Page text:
‘I knew’: Lewis Hamilton explains when he realised victory was off the table

Sir Lewis Hamilton finished fourth in the Netherlands on Sunday.

Sir Lewis Hamilton thought that he was in contention for the win right up until the Mercedes team pitted his team-mate, George Russell.

It was one of those weekends for the seven-time champion; he was denied a chance at taking pole position by a spin for Sergio Perez, leaving him fourth for the start of the race ahead of the Mexican and Russell.

Both Mercedes drivers cleared Carlos Sainz after a slow stop and, with Red Bull sacrificing Perez to hold up the Mercedes cars after their stop, they got past him too.

This left them behind Max Verstappen and Charles Leclerc, who were on the two-stop compared to the one for Mercedes.

READ: Breaking: AlphaTauri react to cheating claim, slam Lewis Hamilton fans for abusing employee

A Virtual Safety Car allowed them to pit and re-join ahead of Leclerc after the Monegasque had come in beforehand, but it also afforded a cheap stop for Verstappen, who had not made his second change yet.

Hamilton would then take the lead when the full Safety Car was deployed and Verstappen pitted for fresh Softs.

The 37-year-old thought that his team would keep Russell out on track so that they could both fend off Verstappen, but his heart sank when he saw the 24-year-old pit in his wing mirrors.

Suddenly, he was vulnerable on old tyres to Verstappen, who immediately got past on the restart, followed by Russell and Leclerc.

Article continues below

A potential win had been turned into a fourth-placed finish as a result of the risk Mercedes had taken, but they did at least manage their 12th podium of the season as Russell claimed second.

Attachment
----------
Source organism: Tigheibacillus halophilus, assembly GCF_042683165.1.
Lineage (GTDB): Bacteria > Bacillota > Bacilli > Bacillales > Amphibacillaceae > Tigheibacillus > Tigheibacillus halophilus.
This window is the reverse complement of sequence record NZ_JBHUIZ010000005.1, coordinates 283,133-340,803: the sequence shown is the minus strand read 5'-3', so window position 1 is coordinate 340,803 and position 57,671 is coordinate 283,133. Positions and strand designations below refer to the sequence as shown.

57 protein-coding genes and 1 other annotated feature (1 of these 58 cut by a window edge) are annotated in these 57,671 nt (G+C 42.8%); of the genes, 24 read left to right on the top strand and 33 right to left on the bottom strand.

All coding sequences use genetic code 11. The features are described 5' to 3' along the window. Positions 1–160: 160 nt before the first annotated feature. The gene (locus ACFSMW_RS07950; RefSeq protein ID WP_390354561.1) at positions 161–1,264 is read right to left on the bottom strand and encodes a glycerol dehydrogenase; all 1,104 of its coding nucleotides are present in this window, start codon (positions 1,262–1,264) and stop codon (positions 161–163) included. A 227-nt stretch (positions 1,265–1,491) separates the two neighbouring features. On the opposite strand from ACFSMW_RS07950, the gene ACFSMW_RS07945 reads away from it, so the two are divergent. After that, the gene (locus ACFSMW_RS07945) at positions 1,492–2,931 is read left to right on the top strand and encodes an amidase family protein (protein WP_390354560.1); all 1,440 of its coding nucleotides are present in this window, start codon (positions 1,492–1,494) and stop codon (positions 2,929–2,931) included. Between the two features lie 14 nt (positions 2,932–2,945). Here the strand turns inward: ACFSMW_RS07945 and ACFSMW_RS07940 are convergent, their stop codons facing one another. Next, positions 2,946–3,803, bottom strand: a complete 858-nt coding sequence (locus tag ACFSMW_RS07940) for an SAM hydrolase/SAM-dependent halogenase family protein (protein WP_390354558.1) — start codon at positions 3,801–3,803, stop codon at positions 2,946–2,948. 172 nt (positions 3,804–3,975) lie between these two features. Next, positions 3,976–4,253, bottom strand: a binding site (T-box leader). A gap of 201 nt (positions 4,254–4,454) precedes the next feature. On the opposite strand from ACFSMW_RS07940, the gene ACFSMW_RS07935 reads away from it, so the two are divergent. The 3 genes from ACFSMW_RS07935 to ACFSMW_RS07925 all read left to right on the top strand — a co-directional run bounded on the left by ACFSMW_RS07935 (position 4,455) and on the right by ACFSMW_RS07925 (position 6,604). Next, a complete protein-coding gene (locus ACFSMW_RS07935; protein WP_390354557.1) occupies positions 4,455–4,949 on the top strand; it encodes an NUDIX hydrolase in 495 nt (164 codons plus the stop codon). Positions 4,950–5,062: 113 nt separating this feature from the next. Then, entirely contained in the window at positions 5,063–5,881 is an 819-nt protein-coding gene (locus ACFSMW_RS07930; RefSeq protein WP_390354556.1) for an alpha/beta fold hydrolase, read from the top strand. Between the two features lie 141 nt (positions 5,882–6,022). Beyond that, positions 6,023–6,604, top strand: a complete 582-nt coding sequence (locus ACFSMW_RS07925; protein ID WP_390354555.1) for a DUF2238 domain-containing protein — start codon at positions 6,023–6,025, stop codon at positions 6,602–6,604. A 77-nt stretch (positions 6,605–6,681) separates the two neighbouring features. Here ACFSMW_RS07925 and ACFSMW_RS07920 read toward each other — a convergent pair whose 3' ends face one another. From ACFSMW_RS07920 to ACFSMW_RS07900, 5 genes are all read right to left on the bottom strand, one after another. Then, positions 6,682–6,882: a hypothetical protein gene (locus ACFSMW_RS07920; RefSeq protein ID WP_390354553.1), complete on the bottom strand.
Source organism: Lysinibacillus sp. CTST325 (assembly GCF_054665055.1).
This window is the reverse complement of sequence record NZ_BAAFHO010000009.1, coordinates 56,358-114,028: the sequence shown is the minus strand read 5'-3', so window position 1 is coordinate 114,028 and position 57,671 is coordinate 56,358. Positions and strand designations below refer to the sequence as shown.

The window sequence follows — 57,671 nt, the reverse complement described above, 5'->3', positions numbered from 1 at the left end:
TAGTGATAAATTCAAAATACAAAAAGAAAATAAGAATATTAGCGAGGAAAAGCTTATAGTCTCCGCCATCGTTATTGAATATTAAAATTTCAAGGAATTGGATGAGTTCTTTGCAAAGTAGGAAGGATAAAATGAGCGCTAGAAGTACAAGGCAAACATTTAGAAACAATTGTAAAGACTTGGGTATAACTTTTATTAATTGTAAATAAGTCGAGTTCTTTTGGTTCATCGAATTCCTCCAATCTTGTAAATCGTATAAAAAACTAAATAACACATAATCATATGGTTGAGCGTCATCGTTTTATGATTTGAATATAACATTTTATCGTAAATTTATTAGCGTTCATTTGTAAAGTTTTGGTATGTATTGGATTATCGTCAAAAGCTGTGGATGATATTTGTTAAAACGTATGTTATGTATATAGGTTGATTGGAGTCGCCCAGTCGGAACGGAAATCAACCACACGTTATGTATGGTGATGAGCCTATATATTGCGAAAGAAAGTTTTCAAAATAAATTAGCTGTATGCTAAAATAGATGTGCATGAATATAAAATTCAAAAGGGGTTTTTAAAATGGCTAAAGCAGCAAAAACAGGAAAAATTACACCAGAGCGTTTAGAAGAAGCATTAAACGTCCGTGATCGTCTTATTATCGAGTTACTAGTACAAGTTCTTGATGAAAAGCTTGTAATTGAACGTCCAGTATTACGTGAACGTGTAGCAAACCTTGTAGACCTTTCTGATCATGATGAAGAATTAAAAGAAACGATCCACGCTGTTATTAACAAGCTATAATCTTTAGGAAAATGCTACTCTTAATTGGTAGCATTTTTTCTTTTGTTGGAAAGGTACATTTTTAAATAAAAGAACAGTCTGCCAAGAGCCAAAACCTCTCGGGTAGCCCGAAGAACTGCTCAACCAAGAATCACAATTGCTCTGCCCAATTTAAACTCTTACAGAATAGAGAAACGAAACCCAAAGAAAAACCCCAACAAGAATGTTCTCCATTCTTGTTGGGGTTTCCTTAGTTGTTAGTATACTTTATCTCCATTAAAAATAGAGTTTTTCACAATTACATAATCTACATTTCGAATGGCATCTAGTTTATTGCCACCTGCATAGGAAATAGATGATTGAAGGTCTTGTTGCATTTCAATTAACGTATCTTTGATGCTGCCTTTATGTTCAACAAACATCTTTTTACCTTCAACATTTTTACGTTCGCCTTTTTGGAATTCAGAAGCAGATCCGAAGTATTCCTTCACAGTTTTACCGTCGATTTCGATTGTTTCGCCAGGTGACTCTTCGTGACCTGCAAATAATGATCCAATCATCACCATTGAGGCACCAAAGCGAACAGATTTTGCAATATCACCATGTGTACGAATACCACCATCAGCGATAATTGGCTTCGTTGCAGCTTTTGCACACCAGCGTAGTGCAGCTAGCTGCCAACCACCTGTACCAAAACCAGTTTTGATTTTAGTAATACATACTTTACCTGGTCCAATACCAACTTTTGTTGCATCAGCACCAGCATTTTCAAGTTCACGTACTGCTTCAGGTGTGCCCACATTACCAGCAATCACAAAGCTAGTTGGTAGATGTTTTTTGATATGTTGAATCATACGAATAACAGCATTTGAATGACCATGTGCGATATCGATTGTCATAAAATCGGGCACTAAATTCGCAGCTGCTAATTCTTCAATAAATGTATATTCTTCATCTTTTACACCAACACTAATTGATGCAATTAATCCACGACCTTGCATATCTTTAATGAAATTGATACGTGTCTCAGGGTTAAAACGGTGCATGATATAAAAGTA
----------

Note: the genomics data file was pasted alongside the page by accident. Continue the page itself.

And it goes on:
“It’s been such a rollercoaster ride this year, this was such a good race,” Hamilton told Racefans.net.

“The car was feeling better than it’s felt all year long, and obviously we had a difficult race last week.

“Yesterday [Sunday] up until the last corner where the yellow flag was, I was up 0.7 on everyone, so we had pace. 

“The car was different to how it’s been all year long.”

With the Briton hunting down the leaders after his first stop, he knew he was in with a shout of winning, but those dissipated as soon as Russell conceded track position by pitting.

“I got up to second, I had the hard tyre on and I was catching them and I was thinking we might be fighting for a win here and potentially a one-two,” added Hamilton.

“Then of course the Safety Cars and all that came through, the fricking emotions were all over because I knew that at that point I’d lost it before the restart. 

“I knew when everyone was on the soft tyre behind me, I knew that was it, there was no way I was going to hold them behind me.”

Hamilton’s emotions had boiled over; he told the team they had “screwed” him, so he was “p*****” at their decision, but he never meant to cause friction; he was simply at the height of his emotions in a tense moment.

“I don’t want to apologise for my passion because that’s just how I’m made and I don’t always get it right,” he explained.

“I am sorry for my team for what I said because it was just in the heat of the moment.

“But I want to look at the glass half-full, we’ve got so many positives to take this weekend. 

“Yes we got fourth in the end, but the car felt great.

“If the car feels like this in the other races we’re going to be fighting for a win, and that’s amazing.

“The pit stops were great, this is the fastest pit stops I think the team had done all year. 

“Honestly, I was so geed up from that I thought these guys are on it, we’re on it, the strategy is great. 

READ: George Russell and Max Verstappen dismiss Lewis Hamilton’s claim

“But anyway, we’ve just got keep looking forwards and hope for a better race next.”

Sainz ended up P8 after he received a penalty for an unsafe release in another day of Ferrari blunders.

Mercedes have now closed the gap to the Scuderia back to 30 points in the fight for second in the Constructors’ Standings.